Image result for conservation of momentum

Inelastic Collision

An inelastic collision is one in which total kinetic energy is not the same before and after the collision (even though momentum is constant).


When the colliding objects stick together after the collision, as happens when a meteorite collides with the Earth, the collision is called perfectly inelastic.

Related image

In other inelastic collision, the velocities of the objects are reduced and they move away from each other.

Image result for conservation of momentum

Velocities of colliding bodies after collision in 1- dimension

Let there be two bodies with masses m1 and m2 moving with velocity u1 and u2 . They collide at an instant and acquire velocities v1 and v2 after collision. Let the coefficient of restitution of the colliding bodies be e. Then, applying Newton’s experimental law and the law of conservation of momentum, we can find the value of velocities v1and v2.

Conserving momentum of the colliding bodies before and the after the collision

\(m_1u_1+m_2u_2 = m_1v_1+m_2v_2\) ……(i)

Applying Newton’s experimental law

\(We\;have\;\frac{v_2-v_1}{u_2-u_1}=-e\) \(v_2 = v_1-e(u_2 – u_1)\)…………………….(ii)

Putting (ii) in (i), we obtain

\(m_1u_1+m_2u_2 =m_1v_1+ m_2{v_1-e(u_2 – u_1)}\) \(v_1 = u_1\frac{(m_2-em_2)}{m_1+m_2}+u_2\frac{m_2(1+e)}{m_1+m_2}\)……….(iii)

\(From\;(ii)\;v_2 = v_1-e(u_2-u_1)\) \(=u_1\frac{m_1(1+e)}{m_1+m_2}+u_2 \frac{(m_2-m_1e))}{m_1+m_2}\)…………(iv)

When the collision is elastic; e = 1

\(Finally,\;v_1 = \left ( \frac{m_1+m_2}{m_1+m_2} \right )u_1+\left ( \frac{2m_2}{m_1+m_2} \right )u_2\) \(Finally,\;v_1 =\left ( \frac{2m_1}{m_1+m_2} \right )u_1+ \left ( \frac{m_2-m_1}{m_1+m_2} \right )u_2\)

Having derived the velocities of colliding objects in 1 dimensional collision (elastic and inelastic), let us try to set conditions and draw useful conclusions.

Elastic Collision in Two Dimension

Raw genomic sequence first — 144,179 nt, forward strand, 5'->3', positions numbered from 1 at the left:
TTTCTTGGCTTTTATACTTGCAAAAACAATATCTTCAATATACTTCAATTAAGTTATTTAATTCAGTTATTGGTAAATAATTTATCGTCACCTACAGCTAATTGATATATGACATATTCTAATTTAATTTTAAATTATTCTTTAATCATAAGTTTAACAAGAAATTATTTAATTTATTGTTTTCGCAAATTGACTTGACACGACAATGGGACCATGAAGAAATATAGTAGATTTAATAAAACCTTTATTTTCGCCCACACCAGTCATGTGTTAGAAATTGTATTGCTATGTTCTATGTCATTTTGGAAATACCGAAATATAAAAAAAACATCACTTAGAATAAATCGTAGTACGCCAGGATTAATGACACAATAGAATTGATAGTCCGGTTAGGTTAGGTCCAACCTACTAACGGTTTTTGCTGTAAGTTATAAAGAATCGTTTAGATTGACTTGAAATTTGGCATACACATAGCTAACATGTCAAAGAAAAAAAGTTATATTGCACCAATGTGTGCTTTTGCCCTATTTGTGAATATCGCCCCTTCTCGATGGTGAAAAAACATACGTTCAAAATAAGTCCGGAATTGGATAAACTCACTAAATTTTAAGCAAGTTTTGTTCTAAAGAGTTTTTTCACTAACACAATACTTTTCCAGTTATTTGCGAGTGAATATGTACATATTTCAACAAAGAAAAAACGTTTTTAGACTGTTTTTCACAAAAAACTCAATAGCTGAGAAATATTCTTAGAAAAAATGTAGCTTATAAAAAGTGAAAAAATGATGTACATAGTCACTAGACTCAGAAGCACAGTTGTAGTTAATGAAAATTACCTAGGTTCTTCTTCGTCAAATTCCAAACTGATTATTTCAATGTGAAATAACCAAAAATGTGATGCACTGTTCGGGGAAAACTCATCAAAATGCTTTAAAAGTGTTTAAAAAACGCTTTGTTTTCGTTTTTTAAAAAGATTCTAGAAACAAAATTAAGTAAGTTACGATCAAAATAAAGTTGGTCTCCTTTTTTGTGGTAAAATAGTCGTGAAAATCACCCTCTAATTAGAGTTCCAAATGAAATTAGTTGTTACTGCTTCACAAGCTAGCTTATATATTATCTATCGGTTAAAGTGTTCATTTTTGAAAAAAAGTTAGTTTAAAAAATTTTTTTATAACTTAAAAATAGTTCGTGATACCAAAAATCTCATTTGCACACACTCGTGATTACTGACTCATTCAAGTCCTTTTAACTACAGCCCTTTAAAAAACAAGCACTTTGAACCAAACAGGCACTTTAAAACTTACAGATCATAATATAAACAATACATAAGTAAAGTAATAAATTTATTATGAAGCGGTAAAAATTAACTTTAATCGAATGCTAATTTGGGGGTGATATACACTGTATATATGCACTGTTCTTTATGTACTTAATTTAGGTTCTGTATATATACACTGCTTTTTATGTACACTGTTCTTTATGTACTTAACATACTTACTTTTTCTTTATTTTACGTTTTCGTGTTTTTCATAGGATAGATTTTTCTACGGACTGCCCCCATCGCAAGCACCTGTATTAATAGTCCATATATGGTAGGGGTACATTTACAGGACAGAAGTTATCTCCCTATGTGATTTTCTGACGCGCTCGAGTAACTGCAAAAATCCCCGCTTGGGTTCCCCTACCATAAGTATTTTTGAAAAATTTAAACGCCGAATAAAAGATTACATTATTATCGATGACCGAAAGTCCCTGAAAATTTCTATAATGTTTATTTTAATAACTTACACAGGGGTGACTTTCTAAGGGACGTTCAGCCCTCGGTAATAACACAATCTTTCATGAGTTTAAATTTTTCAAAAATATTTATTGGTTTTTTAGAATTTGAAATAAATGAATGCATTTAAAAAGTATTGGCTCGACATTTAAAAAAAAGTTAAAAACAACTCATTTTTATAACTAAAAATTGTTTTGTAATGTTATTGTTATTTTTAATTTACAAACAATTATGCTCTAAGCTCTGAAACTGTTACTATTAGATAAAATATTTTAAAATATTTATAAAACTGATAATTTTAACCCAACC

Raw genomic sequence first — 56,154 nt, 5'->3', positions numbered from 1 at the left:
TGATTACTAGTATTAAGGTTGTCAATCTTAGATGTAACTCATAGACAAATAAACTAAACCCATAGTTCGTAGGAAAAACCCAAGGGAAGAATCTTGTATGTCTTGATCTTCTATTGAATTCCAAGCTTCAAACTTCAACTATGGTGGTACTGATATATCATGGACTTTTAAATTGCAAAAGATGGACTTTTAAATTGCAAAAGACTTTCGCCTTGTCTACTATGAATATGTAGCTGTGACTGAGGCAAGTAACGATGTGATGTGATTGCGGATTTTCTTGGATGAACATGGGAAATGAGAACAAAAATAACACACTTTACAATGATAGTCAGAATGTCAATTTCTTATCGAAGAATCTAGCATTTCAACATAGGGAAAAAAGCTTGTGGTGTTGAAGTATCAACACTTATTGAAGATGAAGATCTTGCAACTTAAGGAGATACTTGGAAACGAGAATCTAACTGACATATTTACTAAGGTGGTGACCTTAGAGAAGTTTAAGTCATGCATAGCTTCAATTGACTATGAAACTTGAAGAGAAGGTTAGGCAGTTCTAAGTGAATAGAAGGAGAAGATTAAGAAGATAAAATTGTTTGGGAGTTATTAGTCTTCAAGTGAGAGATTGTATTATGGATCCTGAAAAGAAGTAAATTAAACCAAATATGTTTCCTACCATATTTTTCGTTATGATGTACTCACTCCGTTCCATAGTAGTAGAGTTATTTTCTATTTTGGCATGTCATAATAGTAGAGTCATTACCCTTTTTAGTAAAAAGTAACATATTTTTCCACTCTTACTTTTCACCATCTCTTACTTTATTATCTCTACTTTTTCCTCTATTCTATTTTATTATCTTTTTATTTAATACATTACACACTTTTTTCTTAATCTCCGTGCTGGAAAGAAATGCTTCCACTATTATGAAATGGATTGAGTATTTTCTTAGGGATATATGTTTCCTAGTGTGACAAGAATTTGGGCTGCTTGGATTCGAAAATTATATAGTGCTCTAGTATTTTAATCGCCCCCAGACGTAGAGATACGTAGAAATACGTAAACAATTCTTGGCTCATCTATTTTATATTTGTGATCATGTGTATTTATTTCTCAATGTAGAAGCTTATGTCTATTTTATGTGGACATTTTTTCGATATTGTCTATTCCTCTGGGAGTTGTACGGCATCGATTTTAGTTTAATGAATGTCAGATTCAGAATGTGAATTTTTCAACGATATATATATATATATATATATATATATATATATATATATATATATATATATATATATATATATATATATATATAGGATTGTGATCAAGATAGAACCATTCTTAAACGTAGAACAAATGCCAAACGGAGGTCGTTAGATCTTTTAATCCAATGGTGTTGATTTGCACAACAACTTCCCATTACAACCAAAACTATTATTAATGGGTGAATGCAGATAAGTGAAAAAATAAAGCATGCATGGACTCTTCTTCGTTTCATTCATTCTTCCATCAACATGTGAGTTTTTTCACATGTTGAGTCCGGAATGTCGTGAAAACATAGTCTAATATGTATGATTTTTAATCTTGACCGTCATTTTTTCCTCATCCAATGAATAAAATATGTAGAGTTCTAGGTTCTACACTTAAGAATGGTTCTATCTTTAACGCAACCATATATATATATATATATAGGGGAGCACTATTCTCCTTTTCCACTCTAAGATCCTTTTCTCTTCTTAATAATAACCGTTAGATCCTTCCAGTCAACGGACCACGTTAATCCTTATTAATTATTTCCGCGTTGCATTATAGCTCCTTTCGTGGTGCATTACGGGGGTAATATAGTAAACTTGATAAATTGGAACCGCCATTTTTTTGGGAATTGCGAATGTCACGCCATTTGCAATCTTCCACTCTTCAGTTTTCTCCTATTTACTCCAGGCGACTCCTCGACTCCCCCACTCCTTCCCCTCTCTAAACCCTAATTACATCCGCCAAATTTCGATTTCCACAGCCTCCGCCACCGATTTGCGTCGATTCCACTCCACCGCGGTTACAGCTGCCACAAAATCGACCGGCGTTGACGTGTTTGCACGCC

A particle of mass m1 moving with velocity v1 along x-direction makes an elastic collision with another stationary particle of mass m2. After collision the particles move with different directions with different velocities.

Image result for direct and oblique collision

Applying law of conservation of momentum,

Along x-axis:

\(m_1V_1 = m_1{v_1}’\cos\theta_1+m_2{v_2}’\cos\theta_2\)

Along y axis:

\(0= m_1{v_1}’\sin\theta_1+m_2{v_2}’\sin\theta_2\)

Conservation of kinetic energy,

\(\frac{1}{2}m_1{v_1}^{2} = \frac{1}{2}m_1{{v_1}’}^{2}+\frac{1}{2}m_2{{v_2}’}^{2}\)

Given the values of \(\theta_1 and \;\theta_2\) , we can calculate the values of \({v_1}’ and \;{v_2}'\) by solving the above examples.

JEE Focus:

  • Understand the conservation principle
  • Make the right choice of system to apply the same

Variable Mass System


After perfectly inelastic collision between two identical particles moving with same speed in different directions, the speed of the particles becomes (2/3)rd of the initial speed. The angle between the two particles before collision is

\((a)\cos^{-1}(-1/3)\;\;\;\;\;\;\;\;\;\;\;\;\;\;(b)\sin^{-1}(-1/3 )\;\;\;\;\;\; \\ \;\;\;\;\;\;\;\;(c)\cos^{-1(-1/9)}\;\;\;\;\;\;\;\;\;\;\;\;\;(d)\sin^{-1}(-1/9)\)

Let \(\theta\) be the desired angle. Linear momentum of the system will remain conserved. Hence

\(P^{2} = P_{1}^{2}+P_{2}^{2}+2P_1P_2\cos\theta\) \(=\left [ 2m\left ( \frac{2}{3} \right )v \right ]^{2}=(mv)^{2}+2(mv)^{2}+2(mv)(mv)\cos\theta\) \(\Rightarrow \frac{16}{9} = 2+2\cos\theta\) \(\Rightarrow 2\cos\theta= \frac{-2}{9}\) \(\Rightarrow \cos\theta= \frac{-1}{9}\) \(\Rightarrow \theta = 96.37^{0}\)

Hence,(C) is the correct choice.

Also Read:

Leave a Comment

Your email address will not be published. Required fields are marked *